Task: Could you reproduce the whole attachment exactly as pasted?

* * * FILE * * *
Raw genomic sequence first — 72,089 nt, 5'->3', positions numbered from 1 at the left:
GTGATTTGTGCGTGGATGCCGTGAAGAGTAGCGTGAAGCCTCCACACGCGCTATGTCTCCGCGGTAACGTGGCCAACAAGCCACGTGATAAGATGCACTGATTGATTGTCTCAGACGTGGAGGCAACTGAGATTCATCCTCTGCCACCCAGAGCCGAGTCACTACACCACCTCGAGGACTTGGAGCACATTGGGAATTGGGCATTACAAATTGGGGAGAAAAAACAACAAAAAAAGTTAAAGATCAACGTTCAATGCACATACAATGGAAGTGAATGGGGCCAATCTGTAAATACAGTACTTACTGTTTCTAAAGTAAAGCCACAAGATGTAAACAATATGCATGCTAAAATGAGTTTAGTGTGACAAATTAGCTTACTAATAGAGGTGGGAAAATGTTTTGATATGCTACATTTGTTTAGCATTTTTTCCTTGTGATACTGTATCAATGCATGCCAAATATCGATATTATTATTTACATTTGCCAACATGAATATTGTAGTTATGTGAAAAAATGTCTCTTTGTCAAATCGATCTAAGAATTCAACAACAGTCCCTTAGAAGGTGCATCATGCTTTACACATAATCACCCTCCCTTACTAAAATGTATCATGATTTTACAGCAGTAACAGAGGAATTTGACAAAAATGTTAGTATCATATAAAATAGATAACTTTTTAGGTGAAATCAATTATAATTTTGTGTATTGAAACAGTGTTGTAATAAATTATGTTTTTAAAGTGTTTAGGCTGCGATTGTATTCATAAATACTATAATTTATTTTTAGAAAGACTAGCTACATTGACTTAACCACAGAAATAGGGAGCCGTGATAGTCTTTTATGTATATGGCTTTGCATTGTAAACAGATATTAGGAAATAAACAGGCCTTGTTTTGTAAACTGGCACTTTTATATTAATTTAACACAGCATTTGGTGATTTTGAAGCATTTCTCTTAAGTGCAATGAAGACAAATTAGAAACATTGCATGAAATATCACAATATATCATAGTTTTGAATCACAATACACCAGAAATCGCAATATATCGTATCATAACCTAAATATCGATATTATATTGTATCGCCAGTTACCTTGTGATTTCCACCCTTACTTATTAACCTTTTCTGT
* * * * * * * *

Raw genomic sequence first — 72,089 nt, 5'->3', positions numbered from 1 at the left:
GTGATTTGTGCGTGGATGCCGTGAAGAGTAGCGTGAAGCCTCCACACGCGCTATGTCTCCGCGGTAACGTGGCCAACAAGCCACGTGATAAGATGCACTGATTGATTGTCTCAGACGTGGAGGCAACTGAGATTCATCCTCTGCCACCCAGAGCCGAGTCACTACACCACCTCGAGGACTTGGAGCACATTGGGAATTGGGCATTACAAATTGGGGAGAAAAAACAACAAAAAAAGTTAAAGATCAACGTTCAATGCACATACAATGGAAGTGAATGGGGCCAATCTGTAAATACAGTACTTACTGTTTCTAAAGTAAAGCCACAAGATGTAAACAATATGCATGCTAAAATGAGTTTAGTGTGACAAATTAGCTTACTAATAGAGGTGGGAAAATGTTTTGATATGCTACATTTGTTTAGCATTTTTTCCTTGTGATACTGTATCAATGCATGCCAAATATCGATATTATTATTTACATTTGCCAACATGAATATTGTAGTTATGTGAAAAAATGTCTCTTTGTCAAATCGATCTAAGAATTCAACAACAGTCCCTTAGAAGGTGCATCATGCTTTACACATAATCACCCTCCCTTACTAAAATGTATCATGATTTTACAGCAGTAACAGAGGAATTTGACAAAAATGTTAGTATCATATAAAATAGATAACTTTTTAGGTGAAATCAATTATAATTTTGTGTATTGAAACAGTGTTGTAATAAATTATGTTTTTAAAGTGTTTAGGCTGCGATTGTATTCATAAATACTATAATTTATTTTTAGAAAGACTAGCTACATTGACTTAACCACAGAAATAGGGAGCCGTGATAGTCTTTTATGTATATGGCTTTGCATTGTAAACAGATATTAGGAAATAAACAGGCCTTGTTTTGTAAACTGGCACTTTTATATTAATTTAACACAGCATTTGGTGATTTTGAAGCATTTCTCTTAAGTGCAATGAAGACAAATTAGAAACATTGCATGAAATATCACAATATATCATAGTTTTGAATCACAATACACCAGAAATCGCAATATATCGTATCATAACCTAAATATCGATATTATATTGTATCGCCAGTTACCTTGTGATTTCCACCCTTACTTATTAACCTTTTCTGT